The Boston Tea Party and why we are Republicans

Is everyone aware that Saturday, Dec. 16 is the 250th anniversary of the Boston Tea Party?

If you sometimes wonder why we are Republicans in one of the deepest blue states in the nation which is in one of the bluest regions – the northeast, you are not alone. Why do we fight for conservative values when we have zero representation in Congress and very little in Massachusetts state government?

Reflecting on the Boston Tea Party – and re-educating myself on what happened during that period – helped me to understand why we do what we do.

For those of you, like me, who need a refresher of the events in 1773, here’s a brief summary: Well before the American Revolution and Declaration of Independence, the British Parliament and King George III had started raising taxes in the American colonies through the Stamp Act and other tax acts which became a burden on the colonists. Eventually, a group called Sons of Liberty decided to send a message back to the homeland by dumping 45 tons of tea onto the drink near what is now the Fort Point Channel in the Seaport district of Boston. Other colonies also had their version of protests, but Boston’s was the best known.

Interestingly, the most onerous of the new taxes had been rolled back prior to the Tea Party. But the principle of taxation at the whim of the British so angered the colonists that they protested against the remaining tea tax and the authoritarian government that imposed it.

So it wasn’t just about tea. It was about unfair treatment by an elitist, oppressive government that saw the colonists simply as a source of revenue. “You will pay what we tell you to pay!” When the patriots rebelled, Britain clamped down and removed their right to hold local elections and self-govern for local matters. They ended the Massachusetts Constitution, blocked the port of Boston, and established martial law.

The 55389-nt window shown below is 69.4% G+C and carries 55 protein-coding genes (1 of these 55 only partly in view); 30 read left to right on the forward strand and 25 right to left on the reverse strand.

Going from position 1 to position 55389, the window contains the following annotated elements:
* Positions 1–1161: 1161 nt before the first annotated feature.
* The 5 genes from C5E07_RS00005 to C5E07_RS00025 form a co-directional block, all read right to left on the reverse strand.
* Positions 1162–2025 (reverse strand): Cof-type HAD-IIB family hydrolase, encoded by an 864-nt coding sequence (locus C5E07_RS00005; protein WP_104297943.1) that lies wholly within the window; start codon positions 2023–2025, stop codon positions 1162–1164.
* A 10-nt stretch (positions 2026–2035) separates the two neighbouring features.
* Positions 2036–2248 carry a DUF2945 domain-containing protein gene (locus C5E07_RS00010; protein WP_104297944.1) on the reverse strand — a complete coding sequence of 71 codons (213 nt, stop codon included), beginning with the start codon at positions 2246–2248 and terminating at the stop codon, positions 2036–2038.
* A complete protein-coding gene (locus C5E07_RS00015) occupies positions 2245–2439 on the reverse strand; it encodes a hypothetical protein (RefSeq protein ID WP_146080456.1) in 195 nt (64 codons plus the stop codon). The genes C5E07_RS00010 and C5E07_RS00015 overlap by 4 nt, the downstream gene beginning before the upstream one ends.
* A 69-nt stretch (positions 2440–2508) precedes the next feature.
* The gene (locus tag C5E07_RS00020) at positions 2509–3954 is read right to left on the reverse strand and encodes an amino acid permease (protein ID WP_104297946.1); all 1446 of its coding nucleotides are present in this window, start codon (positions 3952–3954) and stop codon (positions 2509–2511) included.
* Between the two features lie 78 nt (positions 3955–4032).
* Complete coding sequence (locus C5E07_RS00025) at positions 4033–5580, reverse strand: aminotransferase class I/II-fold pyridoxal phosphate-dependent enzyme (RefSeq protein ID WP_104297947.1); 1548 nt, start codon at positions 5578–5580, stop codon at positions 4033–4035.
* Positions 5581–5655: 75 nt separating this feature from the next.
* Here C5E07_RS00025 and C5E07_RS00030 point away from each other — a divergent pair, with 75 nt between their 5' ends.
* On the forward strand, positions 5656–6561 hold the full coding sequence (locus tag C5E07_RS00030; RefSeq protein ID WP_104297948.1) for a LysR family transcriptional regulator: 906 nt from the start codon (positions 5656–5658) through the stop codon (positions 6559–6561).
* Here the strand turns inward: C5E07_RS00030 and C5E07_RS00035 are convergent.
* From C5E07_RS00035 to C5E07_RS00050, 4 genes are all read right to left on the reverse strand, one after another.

What the patriots of 1773 wanted was:

  • Relief from excessive and unfair taxation
  • Local control of governmental affairs and self-government
  • And freedom from a tyrannical government

Does this sound familiar? Same BS – different century.

During the re-organization of the Attleboro Republican City Committee in May, we reiterated these same points as we established our goals and objectives. We stated that we, as a group of local activists, support:

  • Lower taxes
  • Local control – the more local, the better
  • Less government overall – it has grown to enormous proportions

After 250 years, we Republicans find ourselves fighting for the same things as those patriots who pitched crates of tea into Boston Harbor. It’s funny how some things never seem to change. They were worthy goals then, and they are worthy goals now.

If we don’t stand up as warriors, who will?

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